The Asset Cost of Poor Health
This paper examines the correlation between poor health and asset accumulation for households in the first nine waves of the Health and Retirement Survey. Rather than enumerating the specific costs of poor health, such as out of pocket medical expenses or lost earnings, we estimate how the evolution of household assets is related to poor health. We construct a simple measure of health status based on the first principal component of HRS survey responses on self-reported health status, diagnoses, ADLs, IADL, and other indicators of underlying health. Our estimates suggest large and substantively important correlations between poor health and asset accumulation. We compare persons in each 1992 asset quintile who were in the top third of the 1992 distribution of latent health with those in the same 1992 asset quintile who were in the bottom third of the latent health distribution. By 2008, those in the top third of the health distribution had accumulated, on average, more than 50 percent more assets than those in the bottom third of the health distribution. This â€œasset cost of poor healthâ€ appears to be larger for persons with substantial 1992 asset balances than for those with lower balances.
|Date of creation:||2011|
|Date of revision:|
|Publication status:||Published in HKS Faculty Research Working Paper Series|
|Contact details of provider:|| Postal: 79 JFK Street, Cambridge, MA 02138|
Web page: http://www.hks.harvard.edu/
More information through EDIRC
Please report citation or reference errors to , or , if you are the registered author of the cited work, log in to your RePEc Author Service profile, click on "citations" and make appropriate adjustments.:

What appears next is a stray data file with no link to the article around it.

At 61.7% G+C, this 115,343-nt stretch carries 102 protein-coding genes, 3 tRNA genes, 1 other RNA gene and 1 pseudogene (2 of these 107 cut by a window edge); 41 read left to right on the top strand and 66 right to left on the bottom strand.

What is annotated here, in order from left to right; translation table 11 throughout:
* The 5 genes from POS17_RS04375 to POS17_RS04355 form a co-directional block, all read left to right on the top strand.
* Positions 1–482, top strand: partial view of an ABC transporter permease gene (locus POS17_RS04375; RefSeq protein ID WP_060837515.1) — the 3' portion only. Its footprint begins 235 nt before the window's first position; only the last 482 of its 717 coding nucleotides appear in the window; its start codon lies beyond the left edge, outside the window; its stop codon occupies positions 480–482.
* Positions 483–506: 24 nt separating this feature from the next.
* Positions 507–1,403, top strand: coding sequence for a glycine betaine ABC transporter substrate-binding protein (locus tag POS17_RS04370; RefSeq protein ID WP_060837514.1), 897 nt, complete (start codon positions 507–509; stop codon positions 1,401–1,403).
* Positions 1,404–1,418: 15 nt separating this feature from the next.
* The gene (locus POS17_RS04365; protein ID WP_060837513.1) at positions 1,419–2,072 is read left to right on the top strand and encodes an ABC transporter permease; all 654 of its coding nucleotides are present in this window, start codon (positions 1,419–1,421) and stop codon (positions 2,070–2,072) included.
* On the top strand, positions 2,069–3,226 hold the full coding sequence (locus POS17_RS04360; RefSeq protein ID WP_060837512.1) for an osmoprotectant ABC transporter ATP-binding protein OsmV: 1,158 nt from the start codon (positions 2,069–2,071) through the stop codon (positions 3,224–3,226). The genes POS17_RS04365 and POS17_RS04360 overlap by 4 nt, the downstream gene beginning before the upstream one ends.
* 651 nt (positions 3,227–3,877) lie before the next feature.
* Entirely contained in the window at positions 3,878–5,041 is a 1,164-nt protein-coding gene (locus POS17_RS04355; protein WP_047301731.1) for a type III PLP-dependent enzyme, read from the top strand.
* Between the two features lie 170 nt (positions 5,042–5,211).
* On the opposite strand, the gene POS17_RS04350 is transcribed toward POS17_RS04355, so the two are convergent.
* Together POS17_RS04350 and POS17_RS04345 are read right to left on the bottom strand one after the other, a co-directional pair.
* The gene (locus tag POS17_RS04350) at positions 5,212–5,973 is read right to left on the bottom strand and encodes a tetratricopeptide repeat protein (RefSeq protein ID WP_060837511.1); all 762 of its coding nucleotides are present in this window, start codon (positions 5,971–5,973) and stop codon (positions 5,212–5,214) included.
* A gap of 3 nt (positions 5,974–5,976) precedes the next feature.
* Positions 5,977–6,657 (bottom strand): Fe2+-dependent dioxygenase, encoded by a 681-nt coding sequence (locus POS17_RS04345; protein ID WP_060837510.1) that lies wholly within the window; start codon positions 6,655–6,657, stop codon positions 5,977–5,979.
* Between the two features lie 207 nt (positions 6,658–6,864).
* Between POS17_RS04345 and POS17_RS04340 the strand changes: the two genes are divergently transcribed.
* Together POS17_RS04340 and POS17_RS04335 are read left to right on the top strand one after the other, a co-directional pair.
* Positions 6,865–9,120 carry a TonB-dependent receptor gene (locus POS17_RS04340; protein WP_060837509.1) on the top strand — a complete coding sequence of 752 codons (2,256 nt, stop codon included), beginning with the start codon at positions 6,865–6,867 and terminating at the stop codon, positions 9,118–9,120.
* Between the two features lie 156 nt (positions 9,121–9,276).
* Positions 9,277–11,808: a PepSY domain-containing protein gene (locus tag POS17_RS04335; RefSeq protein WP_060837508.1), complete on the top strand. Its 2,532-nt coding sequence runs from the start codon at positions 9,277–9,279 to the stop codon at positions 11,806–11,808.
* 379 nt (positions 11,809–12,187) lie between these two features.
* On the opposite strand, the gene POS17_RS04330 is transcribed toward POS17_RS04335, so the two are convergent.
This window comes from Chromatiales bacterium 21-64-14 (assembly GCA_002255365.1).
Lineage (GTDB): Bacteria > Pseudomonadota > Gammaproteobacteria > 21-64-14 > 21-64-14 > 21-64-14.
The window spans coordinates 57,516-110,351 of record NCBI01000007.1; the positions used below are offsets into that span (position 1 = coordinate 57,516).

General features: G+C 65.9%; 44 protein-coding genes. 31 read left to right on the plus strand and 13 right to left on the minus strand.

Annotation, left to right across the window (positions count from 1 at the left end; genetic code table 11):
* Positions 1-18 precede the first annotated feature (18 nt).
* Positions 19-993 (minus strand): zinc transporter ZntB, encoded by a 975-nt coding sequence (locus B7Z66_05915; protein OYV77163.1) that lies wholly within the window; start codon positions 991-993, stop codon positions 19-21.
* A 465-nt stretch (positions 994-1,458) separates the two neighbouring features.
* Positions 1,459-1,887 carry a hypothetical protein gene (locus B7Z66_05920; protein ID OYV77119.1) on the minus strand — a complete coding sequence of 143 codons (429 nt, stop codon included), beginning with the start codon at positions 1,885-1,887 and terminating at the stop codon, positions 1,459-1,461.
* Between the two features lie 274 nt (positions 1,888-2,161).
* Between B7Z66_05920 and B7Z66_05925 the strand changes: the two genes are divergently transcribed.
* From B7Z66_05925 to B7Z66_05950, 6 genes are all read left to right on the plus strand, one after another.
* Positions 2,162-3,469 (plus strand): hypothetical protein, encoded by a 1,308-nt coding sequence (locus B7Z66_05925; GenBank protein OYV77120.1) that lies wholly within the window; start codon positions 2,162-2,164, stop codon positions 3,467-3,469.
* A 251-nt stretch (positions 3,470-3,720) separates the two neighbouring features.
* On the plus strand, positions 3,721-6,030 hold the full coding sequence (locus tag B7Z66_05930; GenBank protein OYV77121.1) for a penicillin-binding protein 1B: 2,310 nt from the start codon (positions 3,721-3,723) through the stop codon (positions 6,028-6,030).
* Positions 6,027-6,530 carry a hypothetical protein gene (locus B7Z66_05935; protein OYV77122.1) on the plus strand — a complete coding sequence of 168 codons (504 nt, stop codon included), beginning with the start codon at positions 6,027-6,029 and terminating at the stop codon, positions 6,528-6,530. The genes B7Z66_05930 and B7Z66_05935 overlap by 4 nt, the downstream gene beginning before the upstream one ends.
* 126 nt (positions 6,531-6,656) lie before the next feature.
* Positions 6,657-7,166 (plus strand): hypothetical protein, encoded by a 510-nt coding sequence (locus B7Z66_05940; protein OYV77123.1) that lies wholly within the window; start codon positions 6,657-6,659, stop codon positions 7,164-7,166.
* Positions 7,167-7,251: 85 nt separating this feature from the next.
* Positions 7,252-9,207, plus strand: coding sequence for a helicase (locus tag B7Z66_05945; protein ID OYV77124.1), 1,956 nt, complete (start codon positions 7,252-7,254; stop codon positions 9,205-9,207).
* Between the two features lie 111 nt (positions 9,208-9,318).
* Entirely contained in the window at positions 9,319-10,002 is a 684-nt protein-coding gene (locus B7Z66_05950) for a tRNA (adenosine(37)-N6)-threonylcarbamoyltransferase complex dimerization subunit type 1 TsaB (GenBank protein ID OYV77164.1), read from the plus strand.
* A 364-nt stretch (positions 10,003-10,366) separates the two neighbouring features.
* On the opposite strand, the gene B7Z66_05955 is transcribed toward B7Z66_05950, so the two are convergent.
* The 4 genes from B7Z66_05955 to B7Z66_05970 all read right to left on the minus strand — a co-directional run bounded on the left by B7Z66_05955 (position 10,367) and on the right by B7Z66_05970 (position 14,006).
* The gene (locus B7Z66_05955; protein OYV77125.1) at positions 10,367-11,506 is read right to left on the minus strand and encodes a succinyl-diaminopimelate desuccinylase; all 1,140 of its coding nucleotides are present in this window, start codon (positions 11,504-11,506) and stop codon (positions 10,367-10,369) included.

- Mariacristina De Nardi & Eric French & John Bailey Jones, 2009.
"Why do the elderly save? the role of medical expenses,"
Working Paper Series
WP-09-02, Federal Reserve Bank of Chicago.
- Mariacristina De Nardi & Eric French & John B. Jones, 2010. "Why Do the Elderly Save? The Role of Medical Expenses," Journal of Political Economy, University of Chicago Press, vol. 118(1), pages 39-75, 02.
- Mariacristina De Nardi & Eric French & John Bailey Jones, 2009. "Why do the Elderly Save? The Role of Medical Expenses," NBER Working Papers 15149, National Bureau of Economic Research, Inc.
- Michael D. Hurd & Susann Rohwedder, 2009. "The Level and Risk of Out-of-Pocket Health Care Spending," Working Papers wp218, University of Michigan, Michigan Retirement Research Center.
- James M. Poterba & Steven F. Venti & David A. Wise, 2011.
"Family Status Transitions, Latent Health, and the Post-Retirement Evolution of Assets,"
in: Explorations in the Economics of Aging, pages 23-69
National Bureau of Economic Research, Inc.
- James M. Poterba & Steven F. Venti & David A. Wise, 2010. "Family Status Transitions, Latent Health, and the Post-Retirement Evolution of Assets," NBER Working Papers 15789, National Bureau of Economic Research, Inc.
- Courtney Coile & Kevin Milligan, 2006.
"How Household Portfolios Evolve After Retirement: The Effect of Aging and Health Shocks,"
NBER Working Papers
12391, National Bureau of Economic Research, Inc.
- Courtney Coile & Kevin Milligan, 2009. "How Household Portfolios Evolve After Retirement: The Effect Of Aging And Health Shocks," Review of Income and Wealth, International Association for Research in Income and Wealth, vol. 55(2), pages 226-248, 06.
- Samuel Marshall & Kathleen M. McGarry & Jonathan S. Skinner, 2010. "The Risk of Out-of-Pocket Health Care Expenditure at End of Life," NBER Working Papers 16170, National Bureau of Economic Research, Inc.
- Eric French & John Bailey Jones, 2004. "On the distribution and dynamics of health care costs," Journal of Applied Econometrics, John Wiley & Sons, Ltd., vol. 19(6), pages 705-721.
When requesting a correction, please mention this item's handle: RePEc:hrv:hksfac:4669670. See general information about how to correct material in RePEc.
For technical questions regarding this item, or to correct its authors, title, abstract, bibliographic or download information, contact: (Office for Scholarly Communication)
If references are entirely missing, you can add them using this form.